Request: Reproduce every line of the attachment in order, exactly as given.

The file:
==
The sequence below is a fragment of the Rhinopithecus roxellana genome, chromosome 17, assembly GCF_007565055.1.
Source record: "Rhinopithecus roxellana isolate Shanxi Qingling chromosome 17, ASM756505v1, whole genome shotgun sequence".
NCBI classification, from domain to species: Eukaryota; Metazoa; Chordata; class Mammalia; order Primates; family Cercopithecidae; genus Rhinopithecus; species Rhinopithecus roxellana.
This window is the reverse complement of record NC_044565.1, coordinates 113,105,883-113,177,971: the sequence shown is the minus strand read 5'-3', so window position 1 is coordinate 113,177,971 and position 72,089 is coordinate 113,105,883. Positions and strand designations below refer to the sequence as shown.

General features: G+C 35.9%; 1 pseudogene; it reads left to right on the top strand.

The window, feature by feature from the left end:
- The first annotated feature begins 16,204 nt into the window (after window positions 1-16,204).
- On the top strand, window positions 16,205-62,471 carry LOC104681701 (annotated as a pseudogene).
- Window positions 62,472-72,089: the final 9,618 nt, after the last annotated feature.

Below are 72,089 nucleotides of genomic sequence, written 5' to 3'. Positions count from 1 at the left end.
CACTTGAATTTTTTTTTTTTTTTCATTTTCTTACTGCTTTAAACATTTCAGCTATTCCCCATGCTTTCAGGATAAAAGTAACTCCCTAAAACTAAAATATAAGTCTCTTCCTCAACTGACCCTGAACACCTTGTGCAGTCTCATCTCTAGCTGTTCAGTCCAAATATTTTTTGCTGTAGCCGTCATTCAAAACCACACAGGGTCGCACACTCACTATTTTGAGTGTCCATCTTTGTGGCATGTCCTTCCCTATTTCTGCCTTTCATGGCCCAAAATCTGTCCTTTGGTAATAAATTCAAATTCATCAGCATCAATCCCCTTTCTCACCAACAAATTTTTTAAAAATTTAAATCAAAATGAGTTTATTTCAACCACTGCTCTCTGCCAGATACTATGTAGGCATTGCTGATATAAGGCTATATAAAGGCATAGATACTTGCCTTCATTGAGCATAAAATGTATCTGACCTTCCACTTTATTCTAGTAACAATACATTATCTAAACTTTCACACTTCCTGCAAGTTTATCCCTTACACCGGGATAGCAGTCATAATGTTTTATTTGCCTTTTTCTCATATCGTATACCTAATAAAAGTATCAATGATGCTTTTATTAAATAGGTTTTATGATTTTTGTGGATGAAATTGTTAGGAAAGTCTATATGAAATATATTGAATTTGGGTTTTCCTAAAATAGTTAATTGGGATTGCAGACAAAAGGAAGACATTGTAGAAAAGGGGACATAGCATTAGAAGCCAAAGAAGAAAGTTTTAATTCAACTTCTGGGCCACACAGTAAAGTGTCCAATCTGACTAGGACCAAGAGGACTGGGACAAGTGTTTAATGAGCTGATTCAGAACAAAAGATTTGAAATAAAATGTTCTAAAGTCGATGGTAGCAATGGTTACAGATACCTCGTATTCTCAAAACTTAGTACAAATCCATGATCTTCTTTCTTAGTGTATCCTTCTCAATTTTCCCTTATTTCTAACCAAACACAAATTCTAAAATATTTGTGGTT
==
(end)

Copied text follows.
The sequence below is a fragment of the Rhinopithecus roxellana genome, chromosome 17, assembly GCF_007565055.1.
Source record: "Rhinopithecus roxellana isolate Shanxi Qingling chromosome 17, ASM756505v1, whole genome shotgun sequence".
NCBI classification, from domain to species: Eukaryota; Metazoa; Chordata; class Mammalia; order Primates; family Cercopithecidae; genus Rhinopithecus; species Rhinopithecus roxellana.
This window is the reverse complement of record NC_044565.1, coordinates 113,105,883-113,177,971: the sequence shown is the minus strand read 5'-3', so window position 1 is coordinate 113,177,971 and position 72,089 is coordinate 113,105,883. Positions and strand designations below refer to the sequence as shown.

General features: G+C 35.9%; 1 pseudogene; it reads left to right on the top strand.

The window, feature by feature from the left end:
- The first annotated feature begins 16,204 nt into the window (after window positions 1-16,204).
- On the top strand, window positions 16,205-62,471 carry LOC104681701 (annotated as a pseudogene).
- Window positions 62,472-72,089: the final 9,618 nt, after the last annotated feature.

Below are 72,089 nucleotides of genomic sequence, written 5' to 3'. Positions count from 1 at the left end.
CACTTGAATTTTTTTTTTTTTTTCATTTTCTTACTGCTTTAAACATTTCAGCTATTCCCCATGCTTTCAGGATAAAAGTAACTCCCTAAAACTAAAATATAAGTCTCTTCCTCAACTGACCCTGAACACCTTGTGCAGTCTCATCTCTAGCTGTTCAGTCCAAATATTTTTTGCTGTAGCCGTCATTCAAAACCACACAGGGTCGCACACTCACTATTTTGAGTGTCCATCTTTGTGGCATGTCCTTCCCTATTTCTGCCTTTCATGGCCCAAAATCTGTCCTTTGGTAATAAATTCAAATTCATCAGCATCAATCCCCTTTCTCACCAACAAATTTTTTAAAAATTTAAATCAAAATGAGTTTATTTCAACCACTGCTCTCTGCCAGATACTATGTAGGCATTGCTGATATAAGGCTATATAAAGGCATAGATACTTGCCTTCATTGAGCATAAAATGTATCTGACCTTCCACTTTATTCTAGTAACAATACATTATCTAAACTTTCACACTTCCTGCAAGTTTATCCCTTACACCGGGATAGCAGTCATAATGTTTTATTTGCCTTTTTCTCATATCGTATACCTAATAAAAGTATCAATGATGCTTTTATTAAATAGGTTTTATGATTTTTGTGGATGAAATTGTTAGGAAAGTCTATATGAAATATATTGAATTTGGGTTTTCCTAAAATAGTTAATTGGGATTGCAGACAAAAGGAAGACATTGTAGAAAAGGGGACATAGCATTAGAAGCCAAAGAAGAAAGTTTTAATTCAACTTCTGGGCCACACAGTAAAGTGTCCAATCTGACTAGGACCAAGAGGACTGGGACAAGTGTTTAATGAGCTGATTCAGAACAAAAGATTTGAAATAAAATGTTCTAAAGTCGATGGTAGCAATGGTTACAGATACCTCGTATTCTCAAAACTTAGTACAAATCCATGATCTTCTTTCTTAGTGTATCCTTCTCAATTTTCCCTTATTTCTAACCAAACACAAATTCTAAAATATTTGTGGTT